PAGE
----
Feature BMJ Group Awards

Excellence in healthcare education: top picks for 2011

BMJ 2011; 342 doi: http://dx.doi.org/10.1136/bmj.d1728 (Published 22 March 2011) Cite this as: BMJ 2011;342:d1728
  1. Christiane Rehwagen, editor, BMJ Masterclasses, international,
  2. Christine Ward, editor, BMJ Masterclasses, UK
  1. 1BMJ Learning, London WC1H 9JR, UK
  1. Correspondence to: C Rehwagen crehwagen{at}bmjgroup.com

It is often said that August is a bad time to be admitted to hospital because this is when junior doctors start work in the NHS. The first shortlisted candidate in the BMJ Group Award’s category for excellence in healthcare education acted on this by starting the “from scared to prepared course,” for new doctors in Bristol. The course was developed by Rebecca Aspinall, an anaesthetist and programme director for doctor training at University Hospitals Bristol NHS Foundation Trust with surgical registrar Natalie Blencowe, who recognised that mandatory training for junior doctors did not adequately prepare them for their new role.

The content is based on surveys of foundation year one (F1) doctors to find out what they wish they had been taught before starting and of medical students to find out what they are most apprehensive about. The five day course covers everything from effective handover to surviving the night shift, discharge summaries, and managing stress, with interactive teaching including group work, role play, and written tasks. The impressive outcome of this simple but important intervention was a measured reduction in the frequency and severity of clinical incidents in hospital after the introduction of the programme and also a substantial increase in the number of F1s who felt prepared at the end of their course compared with the national average. It has now become mandatory not only in Bristol, where it started, but also in the neighbouring South West Peninsula and Severn deaneries.

The award for excellence in healthcare education recognises a project that shows outstanding innovation in healthcare education and performance improvement. Against this background, we reviewed many excellent submissions, looking for projects that had measurable effects, that were evaluated, whose results were communicated successfully, and that were taken up by a wide group.

The second project shortlisted also provides a learning environment away from the patient to reduce error in real practice. The Simulation and Technology-enhanced Learning Initiative (STeLI) is a multimillion pound project to develop the workforce by London Deanery and NHS London. Their vision was to promote patient safety by building substantial educational capacity and simulation infrastructure across London. They have produced simulators of procedures so that clinicians can practice their technical skills safely, including foundation year skills and an inflatable, portable operating theatre environment. STeLI also runs simulation sessions in psychiatry, general practice, and pathology. STeLI has made a major commitment to evaluation and has set up several long term research and evaluation projects to assess the effect of simulation centres, learning through simulation, and novel performance assessment tools. Over 40 000 individual simulation based training activities have taken place across the 92 sites in the STeLI network—reflecting wide uptake and local engagement.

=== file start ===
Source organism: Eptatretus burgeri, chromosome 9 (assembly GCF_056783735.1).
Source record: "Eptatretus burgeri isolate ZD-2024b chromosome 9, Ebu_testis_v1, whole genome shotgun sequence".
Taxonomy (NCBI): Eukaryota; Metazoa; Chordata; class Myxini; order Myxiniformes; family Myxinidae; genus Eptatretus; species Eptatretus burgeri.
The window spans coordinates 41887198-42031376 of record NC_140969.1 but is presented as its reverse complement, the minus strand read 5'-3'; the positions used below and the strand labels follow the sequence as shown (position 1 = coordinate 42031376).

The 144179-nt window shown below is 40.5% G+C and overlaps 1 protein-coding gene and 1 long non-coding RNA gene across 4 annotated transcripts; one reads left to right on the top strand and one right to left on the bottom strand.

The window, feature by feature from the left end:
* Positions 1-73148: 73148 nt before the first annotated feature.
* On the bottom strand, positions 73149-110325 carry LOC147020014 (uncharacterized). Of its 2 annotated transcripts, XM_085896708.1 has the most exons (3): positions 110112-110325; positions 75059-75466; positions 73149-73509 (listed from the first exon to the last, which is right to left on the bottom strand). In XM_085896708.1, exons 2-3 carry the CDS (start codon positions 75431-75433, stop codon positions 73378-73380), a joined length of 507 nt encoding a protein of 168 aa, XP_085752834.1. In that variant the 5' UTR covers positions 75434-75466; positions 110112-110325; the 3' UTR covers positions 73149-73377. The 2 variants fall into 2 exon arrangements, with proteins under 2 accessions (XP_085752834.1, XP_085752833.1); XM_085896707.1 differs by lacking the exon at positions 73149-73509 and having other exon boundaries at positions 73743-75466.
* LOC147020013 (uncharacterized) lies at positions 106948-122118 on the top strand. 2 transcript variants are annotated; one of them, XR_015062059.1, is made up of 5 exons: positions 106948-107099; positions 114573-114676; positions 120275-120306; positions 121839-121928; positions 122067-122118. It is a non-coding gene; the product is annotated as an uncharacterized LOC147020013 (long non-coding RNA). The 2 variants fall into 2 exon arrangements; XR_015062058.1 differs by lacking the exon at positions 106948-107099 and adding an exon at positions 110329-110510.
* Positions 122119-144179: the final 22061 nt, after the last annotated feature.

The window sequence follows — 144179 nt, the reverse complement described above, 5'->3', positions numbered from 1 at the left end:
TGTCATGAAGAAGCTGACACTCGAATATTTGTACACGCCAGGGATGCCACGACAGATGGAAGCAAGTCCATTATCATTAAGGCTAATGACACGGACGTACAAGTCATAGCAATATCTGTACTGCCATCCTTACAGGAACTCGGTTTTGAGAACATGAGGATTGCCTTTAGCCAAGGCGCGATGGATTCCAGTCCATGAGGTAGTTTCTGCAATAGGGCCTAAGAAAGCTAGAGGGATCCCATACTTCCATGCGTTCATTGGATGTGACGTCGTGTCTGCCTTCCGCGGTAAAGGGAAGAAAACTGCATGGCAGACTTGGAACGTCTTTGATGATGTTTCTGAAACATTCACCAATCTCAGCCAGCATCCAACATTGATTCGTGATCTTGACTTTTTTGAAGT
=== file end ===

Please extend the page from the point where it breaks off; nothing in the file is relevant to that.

The third shortlisted project is a global one. The World Health Organization embarked on a project to assist the development of education on patient safety in healthcare and contribute towards safer care by developing and disseminating globally the WHO patient safety curriculum guide.

The guide, published in 2009, provides comprehensive information for implementing patient safety education in medical schools worldwide. It contains information for all levels of faculty staff and lays the foundation for capacity building in the essential principles and concepts of patient safety.

The guide has been widely distributed and was tested in 12 sites (medical schools and universities) in nine countries. The evaluation study shows that the guide is highly valued with a clear structure and excellent content. It also showed that faculty are open to incorporate patient safety topics into the existing curriculums; learners’ perception of their knowledge of patient safety issues was greatly increased after teaching the curriculum.

So we have our list, and now it’s down to the judges—Parveen Kumar, consultant physician and gastroenterologist at Barts and the London School of Medicine and Dentistry; Kenneth Calman, chancellor of the University of Glasgow; Pip Hardy and Tony Sumner, directors of Pilgrim Projects and last year’s winners in this category; and Edward Briffa, director of BMJ Learning—to choose a winner.


Cite this as: BMJ 2011;342:d1728